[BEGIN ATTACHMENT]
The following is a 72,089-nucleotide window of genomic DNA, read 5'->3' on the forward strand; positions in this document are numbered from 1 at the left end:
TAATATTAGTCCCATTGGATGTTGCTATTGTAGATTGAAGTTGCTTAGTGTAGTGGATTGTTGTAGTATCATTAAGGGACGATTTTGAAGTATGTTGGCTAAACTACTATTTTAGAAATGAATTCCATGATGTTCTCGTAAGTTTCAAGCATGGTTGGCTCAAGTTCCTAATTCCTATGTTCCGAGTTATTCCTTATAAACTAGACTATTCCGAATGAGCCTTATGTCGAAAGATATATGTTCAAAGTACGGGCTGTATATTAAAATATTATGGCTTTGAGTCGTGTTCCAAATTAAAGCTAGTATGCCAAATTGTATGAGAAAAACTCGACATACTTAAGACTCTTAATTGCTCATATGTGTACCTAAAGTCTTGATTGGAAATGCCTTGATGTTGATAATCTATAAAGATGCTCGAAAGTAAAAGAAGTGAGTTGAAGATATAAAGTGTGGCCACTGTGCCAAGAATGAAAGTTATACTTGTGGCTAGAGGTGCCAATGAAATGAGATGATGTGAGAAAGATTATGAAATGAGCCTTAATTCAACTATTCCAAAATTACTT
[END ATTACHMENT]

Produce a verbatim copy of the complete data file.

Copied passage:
The following is a 72,089-nucleotide window of genomic DNA, read 5'->3' on the forward strand; positions in this document are numbered from 1 at the left end:
TAATATTAGTCCCATTGGATGTTGCTATTGTAGATTGAAGTTGCTTAGTGTAGTGGATTGTTGTAGTATCATTAAGGGACGATTTTGAAGTATGTTGGCTAAACTACTATTTTAGAAATGAATTCCATGATGTTCTCGTAAGTTTCAAGCATGGTTGGCTCAAGTTCCTAATTCCTATGTTCCGAGTTATTCCTTATAAACTAGACTATTCCGAATGAGCCTTATGTCGAAAGATATATGTTCAAAGTACGGGCTGTATATTAAAATATTATGGCTTTGAGTCGTGTTCCAAATTAAAGCTAGTATGCCAAATTGTATGAGAAAAACTCGACATACTTAAGACTCTTAATTGCTCATATGTGTACCTAAAGTCTTGATTGGAAATGCCTTGATGTTGATAATCTATAAAGATGCTCGAAAGTAAAAGAAGTGAGTTGAAGATATAAAGTGTGGCCACTGTGCCAAGAATGAAAGTTATACTTGTGGCTAGAGGTGCCAATGAAATGAGATGATGTGAGAAAGATTATGAAATGAGCCTTAATTCAACTATTCCAAAATTACTT